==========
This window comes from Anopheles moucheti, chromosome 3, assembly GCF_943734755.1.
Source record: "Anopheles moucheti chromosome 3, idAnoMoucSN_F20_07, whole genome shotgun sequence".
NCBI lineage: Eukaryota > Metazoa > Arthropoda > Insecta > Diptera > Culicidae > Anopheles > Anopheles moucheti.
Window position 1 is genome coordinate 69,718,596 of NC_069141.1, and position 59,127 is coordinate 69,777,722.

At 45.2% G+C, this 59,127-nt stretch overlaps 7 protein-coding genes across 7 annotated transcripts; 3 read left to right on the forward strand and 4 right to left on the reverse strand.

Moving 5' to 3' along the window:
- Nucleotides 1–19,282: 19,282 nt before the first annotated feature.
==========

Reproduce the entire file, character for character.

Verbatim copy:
This window comes from Anopheles moucheti, chromosome 3, assembly GCF_943734755.1.
Source record: "Anopheles moucheti chromosome 3, idAnoMoucSN_F20_07, whole genome shotgun sequence".
NCBI lineage: Eukaryota > Metazoa > Arthropoda > Insecta > Diptera > Culicidae > Anopheles > Anopheles moucheti.
Window position 1 is genome coordinate 69,718,596 of NC_069141.1, and position 59,127 is coordinate 69,777,722.

At 45.2% G+C, this 59,127-nt stretch overlaps 7 protein-coding genes across 7 annotated transcripts; 3 read left to right on the forward strand and 4 right to left on the reverse strand.

Moving 5' to 3' along the window:
- Nucleotides 1–19,282: 19,282 nt before the first annotated feature.